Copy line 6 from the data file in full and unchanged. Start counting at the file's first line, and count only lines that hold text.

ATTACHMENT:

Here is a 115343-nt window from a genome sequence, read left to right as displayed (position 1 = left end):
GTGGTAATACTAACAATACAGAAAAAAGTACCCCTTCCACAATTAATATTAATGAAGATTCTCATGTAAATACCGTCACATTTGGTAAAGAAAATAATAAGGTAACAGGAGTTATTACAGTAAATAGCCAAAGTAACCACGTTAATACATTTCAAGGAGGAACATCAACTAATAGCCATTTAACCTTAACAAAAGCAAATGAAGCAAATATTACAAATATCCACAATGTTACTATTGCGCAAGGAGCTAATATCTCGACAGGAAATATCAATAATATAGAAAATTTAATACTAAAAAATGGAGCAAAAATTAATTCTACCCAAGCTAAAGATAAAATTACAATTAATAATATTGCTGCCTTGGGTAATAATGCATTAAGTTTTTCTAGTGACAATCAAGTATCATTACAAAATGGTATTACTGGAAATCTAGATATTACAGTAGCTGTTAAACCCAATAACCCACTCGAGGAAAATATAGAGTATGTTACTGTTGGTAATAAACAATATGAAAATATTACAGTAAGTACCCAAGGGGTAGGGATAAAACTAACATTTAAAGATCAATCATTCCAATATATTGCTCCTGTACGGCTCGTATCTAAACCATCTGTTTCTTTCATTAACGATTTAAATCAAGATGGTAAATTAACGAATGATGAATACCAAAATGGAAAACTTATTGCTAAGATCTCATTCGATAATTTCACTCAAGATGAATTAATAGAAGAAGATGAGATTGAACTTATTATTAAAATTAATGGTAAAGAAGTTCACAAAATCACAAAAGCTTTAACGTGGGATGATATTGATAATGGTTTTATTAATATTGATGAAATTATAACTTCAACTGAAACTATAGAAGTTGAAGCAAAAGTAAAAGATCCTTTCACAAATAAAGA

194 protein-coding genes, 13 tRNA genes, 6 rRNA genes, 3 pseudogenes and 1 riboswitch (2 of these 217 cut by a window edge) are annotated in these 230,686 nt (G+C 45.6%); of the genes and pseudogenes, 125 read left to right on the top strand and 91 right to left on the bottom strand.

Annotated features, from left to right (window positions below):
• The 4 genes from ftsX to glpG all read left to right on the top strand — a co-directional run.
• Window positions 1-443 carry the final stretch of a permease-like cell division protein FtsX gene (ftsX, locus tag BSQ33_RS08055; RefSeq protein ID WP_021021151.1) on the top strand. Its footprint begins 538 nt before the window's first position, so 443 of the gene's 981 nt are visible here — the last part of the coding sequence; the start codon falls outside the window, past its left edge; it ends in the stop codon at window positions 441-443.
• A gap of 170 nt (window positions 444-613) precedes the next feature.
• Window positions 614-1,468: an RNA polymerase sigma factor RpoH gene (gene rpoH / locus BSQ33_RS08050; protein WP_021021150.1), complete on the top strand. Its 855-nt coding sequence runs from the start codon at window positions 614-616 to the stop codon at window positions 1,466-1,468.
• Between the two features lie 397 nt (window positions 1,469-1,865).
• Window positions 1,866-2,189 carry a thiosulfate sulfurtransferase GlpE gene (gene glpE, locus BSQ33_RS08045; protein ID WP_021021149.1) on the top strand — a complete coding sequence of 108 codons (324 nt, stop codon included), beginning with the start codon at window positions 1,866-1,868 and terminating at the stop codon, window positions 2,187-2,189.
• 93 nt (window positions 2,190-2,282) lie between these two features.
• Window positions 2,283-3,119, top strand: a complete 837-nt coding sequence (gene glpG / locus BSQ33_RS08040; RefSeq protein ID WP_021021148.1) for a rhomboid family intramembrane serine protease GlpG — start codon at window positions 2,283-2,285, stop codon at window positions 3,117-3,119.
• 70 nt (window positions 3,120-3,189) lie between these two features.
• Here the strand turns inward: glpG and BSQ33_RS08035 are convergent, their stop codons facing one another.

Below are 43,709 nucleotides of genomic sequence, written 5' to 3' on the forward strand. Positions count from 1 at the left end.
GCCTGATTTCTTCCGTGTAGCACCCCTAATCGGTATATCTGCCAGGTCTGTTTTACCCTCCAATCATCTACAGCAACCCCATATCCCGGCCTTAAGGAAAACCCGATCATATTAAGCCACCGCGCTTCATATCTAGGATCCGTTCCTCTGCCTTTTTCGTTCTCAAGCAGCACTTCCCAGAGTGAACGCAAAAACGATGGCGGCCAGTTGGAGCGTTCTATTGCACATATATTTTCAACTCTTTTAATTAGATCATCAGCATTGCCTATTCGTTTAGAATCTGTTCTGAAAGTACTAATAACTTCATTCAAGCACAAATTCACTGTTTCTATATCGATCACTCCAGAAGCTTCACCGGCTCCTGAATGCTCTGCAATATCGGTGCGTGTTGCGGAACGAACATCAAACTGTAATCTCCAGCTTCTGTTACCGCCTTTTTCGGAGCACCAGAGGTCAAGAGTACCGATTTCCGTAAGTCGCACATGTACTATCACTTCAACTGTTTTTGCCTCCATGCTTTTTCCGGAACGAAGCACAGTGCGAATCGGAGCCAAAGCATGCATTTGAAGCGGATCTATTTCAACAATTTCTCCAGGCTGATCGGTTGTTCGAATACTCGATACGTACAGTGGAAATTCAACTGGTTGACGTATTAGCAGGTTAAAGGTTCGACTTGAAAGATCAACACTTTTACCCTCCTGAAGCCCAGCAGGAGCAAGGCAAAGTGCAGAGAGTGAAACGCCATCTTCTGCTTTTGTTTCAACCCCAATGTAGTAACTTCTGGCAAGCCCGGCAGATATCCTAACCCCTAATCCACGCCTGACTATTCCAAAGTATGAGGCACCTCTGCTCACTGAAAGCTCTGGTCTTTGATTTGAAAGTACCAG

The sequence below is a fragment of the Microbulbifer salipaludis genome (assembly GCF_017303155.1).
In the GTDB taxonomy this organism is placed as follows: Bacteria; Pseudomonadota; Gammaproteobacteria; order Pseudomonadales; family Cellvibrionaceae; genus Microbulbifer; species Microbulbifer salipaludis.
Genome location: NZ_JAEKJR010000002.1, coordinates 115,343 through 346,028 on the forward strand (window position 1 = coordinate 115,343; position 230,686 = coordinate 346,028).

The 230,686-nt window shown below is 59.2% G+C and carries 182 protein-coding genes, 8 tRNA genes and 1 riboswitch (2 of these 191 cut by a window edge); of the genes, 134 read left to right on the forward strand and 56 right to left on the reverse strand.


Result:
• Window positions 1-443 carry the final stretch of a permease-like cell division protein FtsX gene (ftsX, locus tag BSQ33_RS08055; RefSeq protein ID WP_021021151.1) on the top strand. Its footprint begins 538 nt before the window's first position, so 443 of the gene's 981 nt are visible here — the last part of the coding sequence; the start codon falls outside the window, past its left edge; it ends in the stop codon at window positions 441-443.